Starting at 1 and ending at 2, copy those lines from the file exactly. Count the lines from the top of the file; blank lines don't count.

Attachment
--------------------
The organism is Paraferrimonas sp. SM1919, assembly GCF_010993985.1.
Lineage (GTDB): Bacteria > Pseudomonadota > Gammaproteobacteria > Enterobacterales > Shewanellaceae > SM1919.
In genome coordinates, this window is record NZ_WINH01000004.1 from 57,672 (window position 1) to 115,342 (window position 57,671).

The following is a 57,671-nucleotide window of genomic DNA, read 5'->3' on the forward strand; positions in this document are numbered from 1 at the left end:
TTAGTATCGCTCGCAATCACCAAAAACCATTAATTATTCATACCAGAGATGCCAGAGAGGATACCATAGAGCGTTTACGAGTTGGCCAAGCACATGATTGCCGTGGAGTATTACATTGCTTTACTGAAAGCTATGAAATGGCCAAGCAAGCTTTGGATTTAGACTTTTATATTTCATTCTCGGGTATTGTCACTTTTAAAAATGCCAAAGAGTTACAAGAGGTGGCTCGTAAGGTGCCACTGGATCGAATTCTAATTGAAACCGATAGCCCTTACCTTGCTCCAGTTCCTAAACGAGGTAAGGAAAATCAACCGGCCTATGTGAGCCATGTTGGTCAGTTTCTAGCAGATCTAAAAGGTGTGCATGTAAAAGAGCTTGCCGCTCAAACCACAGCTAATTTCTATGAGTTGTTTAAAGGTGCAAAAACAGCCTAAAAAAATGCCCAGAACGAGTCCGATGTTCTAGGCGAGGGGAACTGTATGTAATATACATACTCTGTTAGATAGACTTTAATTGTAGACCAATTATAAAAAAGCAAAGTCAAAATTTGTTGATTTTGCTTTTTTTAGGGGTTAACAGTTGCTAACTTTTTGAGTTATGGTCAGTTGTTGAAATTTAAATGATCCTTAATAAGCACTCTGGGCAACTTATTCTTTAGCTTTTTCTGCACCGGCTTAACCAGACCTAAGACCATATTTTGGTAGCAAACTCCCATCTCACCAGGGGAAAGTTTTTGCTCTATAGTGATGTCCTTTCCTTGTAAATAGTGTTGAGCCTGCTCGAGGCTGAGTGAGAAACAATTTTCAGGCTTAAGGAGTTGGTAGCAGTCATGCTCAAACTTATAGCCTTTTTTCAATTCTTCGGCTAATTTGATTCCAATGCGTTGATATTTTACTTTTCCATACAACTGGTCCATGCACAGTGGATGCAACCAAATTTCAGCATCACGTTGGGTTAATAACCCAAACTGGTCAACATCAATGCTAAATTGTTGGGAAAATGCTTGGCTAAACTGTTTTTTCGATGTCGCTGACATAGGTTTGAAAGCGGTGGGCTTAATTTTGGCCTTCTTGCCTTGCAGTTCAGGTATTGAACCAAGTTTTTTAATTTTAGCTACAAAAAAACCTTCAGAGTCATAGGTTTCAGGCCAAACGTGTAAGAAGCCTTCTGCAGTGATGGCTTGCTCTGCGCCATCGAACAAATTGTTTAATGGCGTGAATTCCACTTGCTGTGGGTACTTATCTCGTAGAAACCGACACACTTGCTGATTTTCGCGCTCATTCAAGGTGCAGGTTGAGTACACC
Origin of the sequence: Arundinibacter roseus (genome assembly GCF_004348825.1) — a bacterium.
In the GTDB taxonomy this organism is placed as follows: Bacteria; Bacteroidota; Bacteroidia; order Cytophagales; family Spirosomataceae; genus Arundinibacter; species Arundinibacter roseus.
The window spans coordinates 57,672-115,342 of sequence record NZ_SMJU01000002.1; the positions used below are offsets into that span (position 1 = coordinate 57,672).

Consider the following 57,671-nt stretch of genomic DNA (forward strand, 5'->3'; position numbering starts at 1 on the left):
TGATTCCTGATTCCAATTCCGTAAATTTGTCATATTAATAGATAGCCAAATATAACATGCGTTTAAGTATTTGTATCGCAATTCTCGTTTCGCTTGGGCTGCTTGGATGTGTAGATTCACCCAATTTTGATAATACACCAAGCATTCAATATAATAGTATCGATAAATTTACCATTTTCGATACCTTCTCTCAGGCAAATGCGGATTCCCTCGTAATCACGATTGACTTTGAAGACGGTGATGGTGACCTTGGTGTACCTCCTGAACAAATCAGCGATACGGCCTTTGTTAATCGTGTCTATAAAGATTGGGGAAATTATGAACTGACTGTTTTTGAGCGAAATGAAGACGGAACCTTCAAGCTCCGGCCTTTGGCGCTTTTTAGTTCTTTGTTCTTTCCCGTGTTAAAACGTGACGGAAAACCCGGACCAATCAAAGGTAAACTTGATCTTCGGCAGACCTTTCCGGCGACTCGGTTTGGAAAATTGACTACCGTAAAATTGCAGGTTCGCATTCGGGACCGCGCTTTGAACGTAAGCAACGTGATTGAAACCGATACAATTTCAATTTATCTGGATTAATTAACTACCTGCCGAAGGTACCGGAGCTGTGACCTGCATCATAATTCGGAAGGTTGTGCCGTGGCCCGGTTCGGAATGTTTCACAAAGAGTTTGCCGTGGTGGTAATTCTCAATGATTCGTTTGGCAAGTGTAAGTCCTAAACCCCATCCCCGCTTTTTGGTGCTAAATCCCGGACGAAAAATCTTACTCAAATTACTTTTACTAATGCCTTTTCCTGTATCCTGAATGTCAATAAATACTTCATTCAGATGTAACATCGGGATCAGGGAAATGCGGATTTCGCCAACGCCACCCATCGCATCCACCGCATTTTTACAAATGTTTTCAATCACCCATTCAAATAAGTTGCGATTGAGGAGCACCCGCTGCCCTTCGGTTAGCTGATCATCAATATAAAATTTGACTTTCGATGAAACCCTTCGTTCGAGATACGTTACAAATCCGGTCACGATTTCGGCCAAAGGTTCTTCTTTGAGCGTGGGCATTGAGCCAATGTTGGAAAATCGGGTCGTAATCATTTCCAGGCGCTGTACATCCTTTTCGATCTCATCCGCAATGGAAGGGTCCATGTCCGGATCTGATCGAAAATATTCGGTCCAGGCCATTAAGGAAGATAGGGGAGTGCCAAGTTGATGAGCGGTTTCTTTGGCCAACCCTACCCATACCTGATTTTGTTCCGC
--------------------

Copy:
The organism is Paraferrimonas sp. SM1919, assembly GCF_010993985.1.
Lineage (GTDB): Bacteria > Pseudomonadota > Gammaproteobacteria > Enterobacterales > Shewanellaceae > SM1919.